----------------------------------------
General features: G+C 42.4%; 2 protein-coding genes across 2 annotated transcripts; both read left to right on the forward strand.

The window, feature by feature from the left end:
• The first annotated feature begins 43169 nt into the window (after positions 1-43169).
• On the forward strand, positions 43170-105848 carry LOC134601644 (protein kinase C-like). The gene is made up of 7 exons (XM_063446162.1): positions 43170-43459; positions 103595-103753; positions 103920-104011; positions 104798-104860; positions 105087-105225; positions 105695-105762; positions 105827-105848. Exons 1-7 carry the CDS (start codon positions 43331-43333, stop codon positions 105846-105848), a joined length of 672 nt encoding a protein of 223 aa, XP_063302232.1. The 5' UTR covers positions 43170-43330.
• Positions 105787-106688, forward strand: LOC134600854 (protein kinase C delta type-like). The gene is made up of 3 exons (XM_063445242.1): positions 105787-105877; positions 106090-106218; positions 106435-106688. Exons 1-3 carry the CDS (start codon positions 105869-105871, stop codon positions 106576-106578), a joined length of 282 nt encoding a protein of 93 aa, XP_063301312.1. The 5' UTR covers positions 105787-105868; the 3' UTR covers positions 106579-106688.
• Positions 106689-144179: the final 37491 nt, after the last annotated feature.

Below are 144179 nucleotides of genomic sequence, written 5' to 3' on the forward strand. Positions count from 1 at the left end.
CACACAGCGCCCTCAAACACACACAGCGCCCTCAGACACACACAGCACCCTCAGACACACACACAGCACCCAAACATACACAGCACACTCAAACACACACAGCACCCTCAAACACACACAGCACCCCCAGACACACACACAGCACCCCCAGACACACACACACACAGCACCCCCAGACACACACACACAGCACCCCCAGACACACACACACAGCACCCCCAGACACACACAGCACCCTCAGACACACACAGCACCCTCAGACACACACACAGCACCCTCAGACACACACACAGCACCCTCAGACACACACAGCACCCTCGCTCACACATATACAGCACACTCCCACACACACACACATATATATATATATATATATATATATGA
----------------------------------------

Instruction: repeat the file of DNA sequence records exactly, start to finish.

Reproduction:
General features: G+C 42.4%; 2 protein-coding genes across 2 annotated transcripts; both read left to right on the forward strand.

The window, feature by feature from the left end:
• The first annotated feature begins 43169 nt into the window (after positions 1-43169).
• On the forward strand, positions 43170-105848 carry LOC134601644 (protein kinase C-like). The gene is made up of 7 exons (XM_063446162.1): positions 43170-43459; positions 103595-103753; positions 103920-104011; positions 104798-104860; positions 105087-105225; positions 105695-105762; positions 105827-105848. Exons 1-7 carry the CDS (start codon positions 43331-43333, stop codon positions 105846-105848), a joined length of 672 nt encoding a protein of 223 aa, XP_063302232.1. The 5' UTR covers positions 43170-43330.
• Positions 105787-106688, forward strand: LOC134600854 (protein kinase C delta type-like). The gene is made up of 3 exons (XM_063445242.1): positions 105787-105877; positions 106090-106218; positions 106435-106688. Exons 1-3 carry the CDS (start codon positions 105869-105871, stop codon positions 106576-106578), a joined length of 282 nt encoding a protein of 93 aa, XP_063301312.1. The 5' UTR covers positions 105787-105868; the 3' UTR covers positions 106579-106688.
• Positions 106689-144179: the final 37491 nt, after the last annotated feature.

Below are 144179 nucleotides of genomic sequence, written 5' to 3' on the forward strand. Positions count from 1 at the left end.
CACACAGCGCCCTCAAACACACACAGCGCCCTCAGACACACACAGCACCCTCAGACACACACACAGCACCCAAACATACACAGCACACTCAAACACACACAGCACCCTCAAACACACACAGCACCCCCAGACACACACACAGCACCCCCAGACACACACACACACAGCACCCCCAGACACACACACACAGCACCCCCAGACACACACACACAGCACCCCCAGACACACACAGCACCCTCAGACACACACAGCACCCTCAGACACACACACAGCACCCTCAGACACACACACAGCACCCTCAGACACACACAGCACCCTCGCTCACACATATACAGCACACTCCCACACACACACACATATATATATATATATATATATATATGA